O.E.C.D. Urges Stimulus Measures for Eurozone
PARIS — The European Central Bank should begin large-scale bond buying to ensure that weak price pressures do not further undermine demand in the eurozone, the Organization for Economic Cooperation and Development said on Monday, as it cut its forecast for growth in the developed world.
“A moderate expansion is underway in most major advanced and emerging economies, but growth remains weak in the euro area, which runs the risk of prolonged stagnation if further steps are not taken to boost demand,” the O.E.C.D. said in a report.
The United States will post 2014 growth in gross domestic product of just 2.1 percent, the organization said in an update to its annual forecasts, worse than the 2.6 percent it had previously expected.
The eurozone, which has 18 member nations, will grow only 0.8 percent, the O.E.C.D. said, revising downward its previous forecast for an expansion of 1.2 percent.
“Given the low-growth outlook and the risk that demand could be further sapped if inflation remains near zero, or even turns negative, the O.E.C.D. recommends more monetary support for the euro area,” the organization said. “Recent actions by the European Central Bank are welcome, but further measures, including quantitative easing, are warranted.”
Quantitative easing, a policy that has been used in the United States by the Federal Reserve, the Bank of Japan and the Bank of England, involves the outright purchase of bonds on a large scale, flooding the financial system with money in an effort to broaden the availability of credit and lift economic growth.
The European Central Bank has become increasingly concerned about the very low inflation in the eurozone. Consumer prices rose just 0.3 percent in August from a year earlier, and already there are warnings that a Japan-style crush of falling prices could lead consumers to hold off on purchases and push more borrowers into bankruptcy, with dire effects on the bloc’s already struggling lenders.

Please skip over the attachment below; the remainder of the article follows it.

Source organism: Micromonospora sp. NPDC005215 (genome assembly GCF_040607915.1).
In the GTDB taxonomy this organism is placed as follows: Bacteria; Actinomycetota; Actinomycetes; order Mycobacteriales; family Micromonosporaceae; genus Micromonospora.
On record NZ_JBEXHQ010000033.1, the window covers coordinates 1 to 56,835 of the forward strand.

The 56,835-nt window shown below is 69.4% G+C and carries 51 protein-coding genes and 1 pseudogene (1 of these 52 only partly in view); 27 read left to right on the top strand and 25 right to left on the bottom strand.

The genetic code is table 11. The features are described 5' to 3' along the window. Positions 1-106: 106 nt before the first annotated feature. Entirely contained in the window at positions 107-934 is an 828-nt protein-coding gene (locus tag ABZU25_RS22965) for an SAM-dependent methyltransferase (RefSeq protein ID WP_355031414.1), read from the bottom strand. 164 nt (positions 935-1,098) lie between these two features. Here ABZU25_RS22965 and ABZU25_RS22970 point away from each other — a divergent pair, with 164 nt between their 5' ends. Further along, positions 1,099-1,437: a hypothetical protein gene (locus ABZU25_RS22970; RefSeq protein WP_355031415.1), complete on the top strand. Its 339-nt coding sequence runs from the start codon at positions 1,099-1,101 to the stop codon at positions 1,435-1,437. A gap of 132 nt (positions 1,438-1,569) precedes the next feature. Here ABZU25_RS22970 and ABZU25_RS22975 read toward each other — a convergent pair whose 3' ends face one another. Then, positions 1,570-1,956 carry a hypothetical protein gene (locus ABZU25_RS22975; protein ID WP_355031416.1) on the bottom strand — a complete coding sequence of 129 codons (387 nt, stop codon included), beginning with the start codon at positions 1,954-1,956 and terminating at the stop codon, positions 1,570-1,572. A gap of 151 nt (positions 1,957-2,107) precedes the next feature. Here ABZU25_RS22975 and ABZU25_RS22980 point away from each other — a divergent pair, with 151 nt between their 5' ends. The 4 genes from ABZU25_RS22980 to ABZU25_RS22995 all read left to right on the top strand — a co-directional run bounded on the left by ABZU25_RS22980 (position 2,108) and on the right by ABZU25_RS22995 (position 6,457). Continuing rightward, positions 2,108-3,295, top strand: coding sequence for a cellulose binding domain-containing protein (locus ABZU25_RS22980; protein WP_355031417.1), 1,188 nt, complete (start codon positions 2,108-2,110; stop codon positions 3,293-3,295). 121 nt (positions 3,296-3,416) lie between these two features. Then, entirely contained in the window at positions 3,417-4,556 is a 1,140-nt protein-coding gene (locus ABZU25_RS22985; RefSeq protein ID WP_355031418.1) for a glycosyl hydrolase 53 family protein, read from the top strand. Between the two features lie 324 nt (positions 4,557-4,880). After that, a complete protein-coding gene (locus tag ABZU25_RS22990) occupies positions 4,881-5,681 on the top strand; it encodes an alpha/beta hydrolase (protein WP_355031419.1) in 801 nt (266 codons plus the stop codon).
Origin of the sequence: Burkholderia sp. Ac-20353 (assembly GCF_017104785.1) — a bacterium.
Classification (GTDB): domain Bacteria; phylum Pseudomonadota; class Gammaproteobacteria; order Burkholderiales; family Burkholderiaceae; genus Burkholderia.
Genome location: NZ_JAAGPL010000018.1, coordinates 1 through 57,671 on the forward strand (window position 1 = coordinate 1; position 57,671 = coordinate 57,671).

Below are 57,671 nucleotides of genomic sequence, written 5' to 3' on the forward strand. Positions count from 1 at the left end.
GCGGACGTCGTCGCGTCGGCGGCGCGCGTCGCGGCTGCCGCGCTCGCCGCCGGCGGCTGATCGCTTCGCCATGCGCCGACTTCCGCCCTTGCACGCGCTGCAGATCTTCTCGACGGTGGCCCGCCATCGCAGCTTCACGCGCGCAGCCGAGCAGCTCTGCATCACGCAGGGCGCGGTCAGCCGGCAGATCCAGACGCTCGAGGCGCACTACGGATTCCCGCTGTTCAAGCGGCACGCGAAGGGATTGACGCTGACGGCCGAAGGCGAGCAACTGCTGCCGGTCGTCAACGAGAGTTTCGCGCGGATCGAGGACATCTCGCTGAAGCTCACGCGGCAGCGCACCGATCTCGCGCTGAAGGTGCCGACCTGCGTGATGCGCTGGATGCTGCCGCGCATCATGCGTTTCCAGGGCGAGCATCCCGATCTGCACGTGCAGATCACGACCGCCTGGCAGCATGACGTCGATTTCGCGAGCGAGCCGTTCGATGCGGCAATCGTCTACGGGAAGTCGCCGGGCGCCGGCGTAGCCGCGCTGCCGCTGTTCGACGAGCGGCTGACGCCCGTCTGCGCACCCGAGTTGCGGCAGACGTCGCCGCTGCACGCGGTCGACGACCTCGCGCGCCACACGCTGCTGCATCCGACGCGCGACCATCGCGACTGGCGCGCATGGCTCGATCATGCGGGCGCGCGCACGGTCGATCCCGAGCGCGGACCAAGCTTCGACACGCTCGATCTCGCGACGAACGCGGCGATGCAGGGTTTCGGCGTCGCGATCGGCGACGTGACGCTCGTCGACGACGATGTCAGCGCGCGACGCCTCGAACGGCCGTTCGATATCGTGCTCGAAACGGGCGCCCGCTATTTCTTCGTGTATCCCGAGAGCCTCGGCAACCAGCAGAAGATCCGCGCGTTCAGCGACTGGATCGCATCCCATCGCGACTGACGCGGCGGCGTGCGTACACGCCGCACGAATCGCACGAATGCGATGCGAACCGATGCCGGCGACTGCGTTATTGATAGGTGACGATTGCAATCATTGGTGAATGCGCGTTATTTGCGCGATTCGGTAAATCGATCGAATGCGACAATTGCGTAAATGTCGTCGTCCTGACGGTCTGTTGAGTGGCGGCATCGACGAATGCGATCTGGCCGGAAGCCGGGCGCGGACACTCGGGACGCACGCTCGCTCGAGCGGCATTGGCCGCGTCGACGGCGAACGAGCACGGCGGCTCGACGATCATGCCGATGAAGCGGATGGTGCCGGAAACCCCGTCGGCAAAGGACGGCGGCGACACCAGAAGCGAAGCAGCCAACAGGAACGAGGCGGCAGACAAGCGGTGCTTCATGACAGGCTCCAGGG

The bank announced a set of new measures on Sept. 4, including plans to begin buying packages of loans that banks bundle and sell to investors. The central bank’s president, Mario Draghi, also said central bank officials were studying the possibility of enacting a program of quantitative easing.
The O.E.C.D. joins a growing chorus of economists in calling on the central bank to undertake quantitative easing. In July, the International Monetary Fund calledfor such measures, “particularly if external risks materialize and the inflation outlook worsens.” There is substantial opposition to quantitative easing in Germany, so Mr. Draghi, unlike central bankers elsewhere, faces a political challenge to the policy.
The O.E.C.D., which is based in Paris, serves as a forum for discussion and research for the most economically advanced countries.
It warned that there were “many significant risks to the near-term outlook” for Europe, including geopolitical risks stemming from conflicts in Ukraine and the Middle East, and the uncertainty surrounding the Scottish independence vote on Thursday.
“The bullishness of financial markets appears at odds with the intensification of several significant risks,” the O.E.C.D. continued. It cited equity markets at or near record highs, government bond yields near all-time lows in many developed countries, and stock market volatility at levels approaching those seen before the 2008 financial crisis.
“This highlights the possibility that risk is being mispriced and the attendant dangers of a sudden correction,” it said.
While the organization reduced its forecast for economic growth in the United States this year, it projected that growth would accelerate in 2015, with American gross domestic product rising 3.1 percent. The O.E.C.D. projected that the eurozone would grow a modest 1.1 percent in 2015. It forecast that the Japanese economy, which is receiving a major injection of monetary stimulus from Japan’s central bank as part of Prime Minister Shinzo Abe’s economic program, would expand by 0.9 percent this year and 1.1 percent in 2015.
It projected that China, which is not a member of the O.E.C.D., would grow 7.4 percent this year and 7.3 percent in 2015.